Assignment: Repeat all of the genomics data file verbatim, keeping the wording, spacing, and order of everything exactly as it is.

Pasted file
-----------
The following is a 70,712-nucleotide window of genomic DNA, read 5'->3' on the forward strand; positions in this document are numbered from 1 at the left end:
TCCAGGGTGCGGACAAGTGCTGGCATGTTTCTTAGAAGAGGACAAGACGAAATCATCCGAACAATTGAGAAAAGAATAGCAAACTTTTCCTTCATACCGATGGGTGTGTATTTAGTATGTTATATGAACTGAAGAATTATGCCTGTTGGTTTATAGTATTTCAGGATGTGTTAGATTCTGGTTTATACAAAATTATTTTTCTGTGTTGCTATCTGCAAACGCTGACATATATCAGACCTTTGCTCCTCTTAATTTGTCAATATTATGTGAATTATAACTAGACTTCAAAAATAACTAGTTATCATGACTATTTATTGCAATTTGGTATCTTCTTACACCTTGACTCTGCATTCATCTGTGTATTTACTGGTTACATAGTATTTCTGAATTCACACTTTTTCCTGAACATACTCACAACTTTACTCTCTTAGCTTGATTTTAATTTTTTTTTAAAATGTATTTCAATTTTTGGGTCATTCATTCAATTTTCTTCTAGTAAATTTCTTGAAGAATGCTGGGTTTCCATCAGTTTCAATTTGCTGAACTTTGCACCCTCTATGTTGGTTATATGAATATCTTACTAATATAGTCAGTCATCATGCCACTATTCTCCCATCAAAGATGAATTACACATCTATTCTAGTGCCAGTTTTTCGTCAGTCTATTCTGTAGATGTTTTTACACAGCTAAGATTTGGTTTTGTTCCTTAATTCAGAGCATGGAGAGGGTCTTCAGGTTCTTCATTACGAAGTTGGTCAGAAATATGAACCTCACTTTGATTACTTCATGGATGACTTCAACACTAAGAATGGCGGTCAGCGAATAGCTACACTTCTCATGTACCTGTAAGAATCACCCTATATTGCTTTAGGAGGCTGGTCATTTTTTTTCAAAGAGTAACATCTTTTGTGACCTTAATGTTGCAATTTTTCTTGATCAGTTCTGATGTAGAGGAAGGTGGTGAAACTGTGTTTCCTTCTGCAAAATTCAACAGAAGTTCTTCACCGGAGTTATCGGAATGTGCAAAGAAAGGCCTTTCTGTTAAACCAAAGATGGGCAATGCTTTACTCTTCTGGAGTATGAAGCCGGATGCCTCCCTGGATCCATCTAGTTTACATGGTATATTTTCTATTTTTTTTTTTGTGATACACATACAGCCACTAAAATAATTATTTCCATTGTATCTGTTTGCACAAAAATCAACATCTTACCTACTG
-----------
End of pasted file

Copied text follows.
The following is a 70,712-nucleotide window of genomic DNA, read 5'->3' on the forward strand; positions in this document are numbered from 1 at the left end:
TCCAGGGTGCGGACAAGTGCTGGCATGTTTCTTAGAAGAGGACAAGACGAAATCATCCGAACAATTGAGAAAAGAATAGCAAACTTTTCCTTCATACCGATGGGTGTGTATTTAGTATGTTATATGAACTGAAGAATTATGCCTGTTGGTTTATAGTATTTCAGGATGTGTTAGATTCTGGTTTATACAAAATTATTTTTCTGTGTTGCTATCTGCAAACGCTGACATATATCAGACCTTTGCTCCTCTTAATTTGTCAATATTATGTGAATTATAACTAGACTTCAAAAATAACTAGTTATCATGACTATTTATTGCAATTTGGTATCTTCTTACACCTTGACTCTGCATTCATCTGTGTATTTACTGGTTACATAGTATTTCTGAATTCACACTTTTTCCTGAACATACTCACAACTTTACTCTCTTAGCTTGATTTTAATTTTTTTTTAAAATGTATTTCAATTTTTGGGTCATTCATTCAATTTTCTTCTAGTAAATTTCTTGAAGAATGCTGGGTTTCCATCAGTTTCAATTTGCTGAACTTTGCACCCTCTATGTTGGTTATATGAATATCTTACTAATATAGTCAGTCATCATGCCACTATTCTCCCATCAAAGATGAATTACACATCTATTCTAGTGCCAGTTTTTCGTCAGTCTATTCTGTAGATGTTTTTACACAGCTAAGATTTGGTTTTGTTCCTTAATTCAGAGCATGGAGAGGGTCTTCAGGTTCTTCATTACGAAGTTGGTCAGAAATATGAACCTCACTTTGATTACTTCATGGATGACTTCAACACTAAGAATGGCGGTCAGCGAATAGCTACACTTCTCATGTACCTGTAAGAATCACCCTATATTGCTTTAGGAGGCTGGTCATTTTTTTTCAAAGAGTAACATCTTTTGTGACCTTAATGTTGCAATTTTTCTTGATCAGTTCTGATGTAGAGGAAGGTGGTGAAACTGTGTTTCCTTCTGCAAAATTCAACAGAAGTTCTTCACCGGAGTTATCGGAATGTGCAAAGAAAGGCCTTTCTGTTAAACCAAAGATGGGCAATGCTTTACTCTTCTGGAGTATGAAGCCGGATGCCTCCCTGGATCCATCTAGTTTACATGGTATATTTTCTATTTTTTTTTTTGTGATACACATACAGCCACTAAAATAATTATTTCCATTGTATCTGTTTGCACAAAAATCAACATCTTACCTACTG